Mattoon alumni reflect on shooting

Brooke Schwartz, Staff Reporter

A phone call, a text and some rumors of shots fired at Mattoon High School interrupted Eastern students and community members’ days last Wednesday.

Student Body President Luke Young and freshman biological sciences major Carson Gordon, both alumni of Mattoon High School, could not believe it when they heard about the shooting, where one student was shot by another in the cafeteria last week. The student was transported to a local hospital and was later reported to be in stable condition.

Young was in the Martin Luther King Jr. University Union Food Court when he heard what had happened on the radio.

His first thought was for the safety of his sister, who is a senior at Mattoon High School this year.

“I was really scared, because I knew my sister was at lunch at that time,” Young said. “So I was texting her, calling her, and she eventually said that she was fine, and she was actually at home; she’d gone off campus for lunch that day. So very, very blessed there.”

Gordon was on her way to her job at the Admissions Office when she got a call from her mother.

“I knew that she knew that I was working, so I figured it was important. All we really knew at the time was that there had been a shooting, and we didn’t know if anyone died or how many people were affected by it, “ Gordon said. “So it was just kind of like this is what’s happening, and we just had to wait for more information.”

Gordon said that night at work was rough because she was not able to check her phone, and there still was not a lot of concrete information released.

It was hard being out of the loop and trying to sort through the rumors to find any grain of truth that might reassure her or her family just a little bit, she said.

For Gordon, this was different than just hearing about a shooting, because she could picture exactly where it happened.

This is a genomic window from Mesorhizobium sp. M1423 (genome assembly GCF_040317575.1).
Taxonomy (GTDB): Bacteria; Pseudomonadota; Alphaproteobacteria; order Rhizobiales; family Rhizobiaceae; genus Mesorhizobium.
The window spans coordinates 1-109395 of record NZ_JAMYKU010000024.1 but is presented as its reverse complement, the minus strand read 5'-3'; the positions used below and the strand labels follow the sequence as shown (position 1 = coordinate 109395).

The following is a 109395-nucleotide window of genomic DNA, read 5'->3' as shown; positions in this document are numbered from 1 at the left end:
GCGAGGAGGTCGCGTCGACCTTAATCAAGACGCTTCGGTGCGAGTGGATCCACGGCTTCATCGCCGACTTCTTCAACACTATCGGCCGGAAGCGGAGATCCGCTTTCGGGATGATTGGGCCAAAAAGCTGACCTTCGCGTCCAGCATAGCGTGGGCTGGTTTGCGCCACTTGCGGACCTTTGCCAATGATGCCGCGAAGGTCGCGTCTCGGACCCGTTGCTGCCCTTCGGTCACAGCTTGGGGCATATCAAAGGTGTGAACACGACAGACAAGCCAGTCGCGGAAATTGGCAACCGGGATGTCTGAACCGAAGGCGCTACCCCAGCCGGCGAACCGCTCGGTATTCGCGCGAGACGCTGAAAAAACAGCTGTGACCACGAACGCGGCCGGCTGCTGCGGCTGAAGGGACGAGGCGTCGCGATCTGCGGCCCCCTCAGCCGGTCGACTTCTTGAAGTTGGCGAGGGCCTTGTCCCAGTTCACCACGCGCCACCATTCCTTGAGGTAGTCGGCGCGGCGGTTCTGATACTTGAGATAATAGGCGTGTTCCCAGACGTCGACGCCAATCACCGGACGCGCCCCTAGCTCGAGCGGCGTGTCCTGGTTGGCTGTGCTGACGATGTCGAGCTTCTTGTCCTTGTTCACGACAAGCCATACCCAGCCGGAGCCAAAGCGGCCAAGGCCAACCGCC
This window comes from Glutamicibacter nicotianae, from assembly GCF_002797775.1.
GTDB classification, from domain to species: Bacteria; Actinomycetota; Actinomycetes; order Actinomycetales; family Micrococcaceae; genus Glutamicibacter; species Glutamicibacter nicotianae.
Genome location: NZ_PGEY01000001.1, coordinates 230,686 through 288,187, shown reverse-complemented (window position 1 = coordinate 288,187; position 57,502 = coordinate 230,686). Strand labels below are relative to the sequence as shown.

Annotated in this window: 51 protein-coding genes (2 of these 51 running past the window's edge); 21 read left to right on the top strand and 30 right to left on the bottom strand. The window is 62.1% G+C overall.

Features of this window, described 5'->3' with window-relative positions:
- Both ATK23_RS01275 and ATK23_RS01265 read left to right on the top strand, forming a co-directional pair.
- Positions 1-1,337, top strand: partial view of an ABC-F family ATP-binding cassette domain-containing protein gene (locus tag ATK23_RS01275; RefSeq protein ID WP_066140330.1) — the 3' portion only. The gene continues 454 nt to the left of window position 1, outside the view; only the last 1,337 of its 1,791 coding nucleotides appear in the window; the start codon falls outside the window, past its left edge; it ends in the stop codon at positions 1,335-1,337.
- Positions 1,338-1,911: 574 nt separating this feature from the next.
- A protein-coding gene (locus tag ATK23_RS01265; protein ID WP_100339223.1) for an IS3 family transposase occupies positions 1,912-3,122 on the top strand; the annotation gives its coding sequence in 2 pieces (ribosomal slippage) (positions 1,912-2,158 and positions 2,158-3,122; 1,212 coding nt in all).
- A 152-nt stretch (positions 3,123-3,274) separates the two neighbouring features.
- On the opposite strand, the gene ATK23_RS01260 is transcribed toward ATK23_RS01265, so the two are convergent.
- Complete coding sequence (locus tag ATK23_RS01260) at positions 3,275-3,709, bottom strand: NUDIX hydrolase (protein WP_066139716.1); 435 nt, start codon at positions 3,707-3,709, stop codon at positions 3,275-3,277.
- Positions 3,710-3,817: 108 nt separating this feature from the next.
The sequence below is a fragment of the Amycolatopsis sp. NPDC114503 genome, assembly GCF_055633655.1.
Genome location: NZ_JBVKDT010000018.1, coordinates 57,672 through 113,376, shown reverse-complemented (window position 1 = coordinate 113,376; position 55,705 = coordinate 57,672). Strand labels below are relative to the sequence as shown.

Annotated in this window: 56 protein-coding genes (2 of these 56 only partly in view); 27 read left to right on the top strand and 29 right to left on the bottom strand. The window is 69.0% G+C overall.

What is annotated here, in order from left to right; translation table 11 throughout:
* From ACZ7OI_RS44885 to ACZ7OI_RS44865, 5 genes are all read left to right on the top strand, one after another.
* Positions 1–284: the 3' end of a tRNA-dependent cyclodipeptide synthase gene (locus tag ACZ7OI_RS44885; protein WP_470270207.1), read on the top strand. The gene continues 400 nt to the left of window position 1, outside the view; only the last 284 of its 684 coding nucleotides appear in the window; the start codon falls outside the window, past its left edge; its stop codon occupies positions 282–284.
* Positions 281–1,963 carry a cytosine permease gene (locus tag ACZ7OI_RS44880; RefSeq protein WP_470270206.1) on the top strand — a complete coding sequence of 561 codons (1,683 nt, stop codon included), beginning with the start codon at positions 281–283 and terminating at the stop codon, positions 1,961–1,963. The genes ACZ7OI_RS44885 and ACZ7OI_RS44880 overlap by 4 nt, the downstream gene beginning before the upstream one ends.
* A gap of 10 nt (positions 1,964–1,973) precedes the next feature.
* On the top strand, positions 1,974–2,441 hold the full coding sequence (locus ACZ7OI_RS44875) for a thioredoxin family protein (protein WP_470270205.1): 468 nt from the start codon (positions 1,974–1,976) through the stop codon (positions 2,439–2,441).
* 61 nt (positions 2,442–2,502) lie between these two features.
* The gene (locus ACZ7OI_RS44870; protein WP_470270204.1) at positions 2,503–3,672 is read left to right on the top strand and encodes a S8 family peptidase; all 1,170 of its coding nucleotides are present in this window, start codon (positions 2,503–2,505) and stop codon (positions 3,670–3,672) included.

“It was where I took my graduation photos, it was where I got asked to Homecoming, stuff like that,” Gordan said. “It just really changes how you experience it. It makes it so much more real and so much more powerful.”

Both Gordon and Young praised Mattoon and surrounding communities for their overwhelming support and concern.

“I think when something like that happens, when you have a community that comes together, rallies together and isn’t full of hate and spite, but rather just comes together, I think that’s the best outcome you could hope for when you have a situation like this,” Young said.

Gordon said a lot of other local high schools have been wearing either a green shirt or a green ribbon to show their support for Mattoon and everyone affected by the shooting.

As the shock value starts to wear off, Young hopes that some sense of normalcy can return to his hometown so people can start to heal.

One way the students are trying to heal is through the “Believe It Or Not, I Care,” mentoring program, Gordan said. The program gives each senior a freshman buddy with whom they eat lunch with once a week.

Gordon said BIONIC members were waiting at the doors of Mattoon High School on Monday to escort students inside the building to try and calm the nerves of the student body.

Both Gordon and Young said that to continue to heal and learn from this event, it must be remembered.

“I think it’s important that we don’t just forget about what happened, because it’s easy to just push it aside and pretend like this horrible thing didn’t occur,” Gordon said. “But the truth is that it did, and we can choose to let it overpower us, or we can make something great out of our school.”

Brooke Schwartz can be reached at 581-2812 or [email protected]